KPMG seconded staff to advise government on tax legislation, including the development of the “Controlled Foreign Company” and “Patent Box” rules. It then produced marketing brochures relating to both sets of rules highlighting the role its staff had in advising government. The brochure “Patent Box: what’s in it for you”, suggests that the legislation is a business opportunity to reduce UK tax and that KPMG can help clients in the ‘preparation of defendable expense allocation.
General Anti-Abuse Rule
What about curbing tax avoidance? From 1st July 2013, a General Anti-Abuse Rule (GAAR) will come into effect. The principle behind GAAR should be to discourage organised tax avoidance by focusing on the economic substance rather than just the legal form of a transaction. This way, it can be argued that many of the transactions are a sham, because they have no economic substance and are merely internal book-keeping entries designed to avoid taxes and should thus be ignored.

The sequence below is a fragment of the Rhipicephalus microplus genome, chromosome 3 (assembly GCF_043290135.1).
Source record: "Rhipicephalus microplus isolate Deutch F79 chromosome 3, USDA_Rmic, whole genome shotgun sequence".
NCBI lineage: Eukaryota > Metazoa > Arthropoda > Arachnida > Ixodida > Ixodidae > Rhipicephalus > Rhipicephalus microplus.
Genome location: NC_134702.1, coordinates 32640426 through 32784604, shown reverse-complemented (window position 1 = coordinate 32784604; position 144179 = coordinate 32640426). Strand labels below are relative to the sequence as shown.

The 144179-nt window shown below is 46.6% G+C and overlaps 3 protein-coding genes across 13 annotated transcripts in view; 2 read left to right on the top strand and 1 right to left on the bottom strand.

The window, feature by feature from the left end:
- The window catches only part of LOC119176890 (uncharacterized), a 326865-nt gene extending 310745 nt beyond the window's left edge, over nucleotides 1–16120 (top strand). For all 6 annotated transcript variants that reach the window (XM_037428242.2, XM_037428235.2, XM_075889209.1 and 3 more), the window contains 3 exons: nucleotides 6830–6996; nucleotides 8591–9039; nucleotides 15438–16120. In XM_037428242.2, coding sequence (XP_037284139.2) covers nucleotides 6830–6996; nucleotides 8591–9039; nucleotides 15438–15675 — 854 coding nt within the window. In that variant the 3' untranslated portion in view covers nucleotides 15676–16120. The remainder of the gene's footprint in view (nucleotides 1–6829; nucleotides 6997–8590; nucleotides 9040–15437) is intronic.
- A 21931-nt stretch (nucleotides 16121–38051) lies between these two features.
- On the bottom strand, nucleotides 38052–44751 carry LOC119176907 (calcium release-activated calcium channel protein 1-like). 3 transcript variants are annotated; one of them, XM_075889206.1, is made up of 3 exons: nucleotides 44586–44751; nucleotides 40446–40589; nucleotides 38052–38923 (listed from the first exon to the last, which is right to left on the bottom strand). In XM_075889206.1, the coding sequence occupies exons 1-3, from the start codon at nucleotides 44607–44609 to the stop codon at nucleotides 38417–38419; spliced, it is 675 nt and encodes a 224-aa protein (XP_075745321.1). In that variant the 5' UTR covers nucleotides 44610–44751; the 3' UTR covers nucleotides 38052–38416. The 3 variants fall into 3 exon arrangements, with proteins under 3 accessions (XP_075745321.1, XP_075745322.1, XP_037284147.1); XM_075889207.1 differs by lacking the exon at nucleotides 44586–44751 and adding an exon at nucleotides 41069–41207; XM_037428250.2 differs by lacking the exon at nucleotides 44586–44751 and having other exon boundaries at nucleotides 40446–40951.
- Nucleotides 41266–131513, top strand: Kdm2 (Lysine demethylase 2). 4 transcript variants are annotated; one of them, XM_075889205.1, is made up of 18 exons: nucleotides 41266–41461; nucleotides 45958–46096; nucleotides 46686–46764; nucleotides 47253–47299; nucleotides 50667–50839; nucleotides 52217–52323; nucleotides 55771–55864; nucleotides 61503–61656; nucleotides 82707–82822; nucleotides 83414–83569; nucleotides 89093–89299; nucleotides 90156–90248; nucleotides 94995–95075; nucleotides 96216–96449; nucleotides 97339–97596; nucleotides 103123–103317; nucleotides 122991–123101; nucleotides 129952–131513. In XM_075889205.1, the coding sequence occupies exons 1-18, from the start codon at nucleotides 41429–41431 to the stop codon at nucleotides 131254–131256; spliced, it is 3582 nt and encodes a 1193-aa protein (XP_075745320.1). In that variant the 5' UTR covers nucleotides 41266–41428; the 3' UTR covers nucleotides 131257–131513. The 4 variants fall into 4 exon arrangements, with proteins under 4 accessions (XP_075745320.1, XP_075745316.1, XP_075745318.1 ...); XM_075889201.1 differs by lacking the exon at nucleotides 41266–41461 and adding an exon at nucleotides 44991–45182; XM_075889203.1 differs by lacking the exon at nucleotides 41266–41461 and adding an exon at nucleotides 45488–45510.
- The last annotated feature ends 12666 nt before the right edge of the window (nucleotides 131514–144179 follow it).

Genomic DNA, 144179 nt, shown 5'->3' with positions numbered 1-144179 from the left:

However, the UK legislation is not like that. Lord MacGregor, Chairman of the House of Lords Economic Affairs Sub-Committee on the Finance Bill, said that
There is a misconception that GAAR will mean the likes of Starbucks and Amazon will be slapped with massive tax bills. This is wrong and the Government need to explain that to the public. GAAR is narrowly defined and will only impact on the most abusive of tax avoidance.
The UK GAAR requires Her Majesty’s Revenue and Customs (HMRC) to apply a “double reasonableness” test. This requires HMRC to show that the tax avoidance schemes - the Treasury prefers to call them tax arrangements - under scrutiny “cannot reasonably be regarded as a reasonable course of action”. The net effect of the linguistic turn is that an avoidance scheme will be treated as abusive only if it would not be reasonable to hold such a view.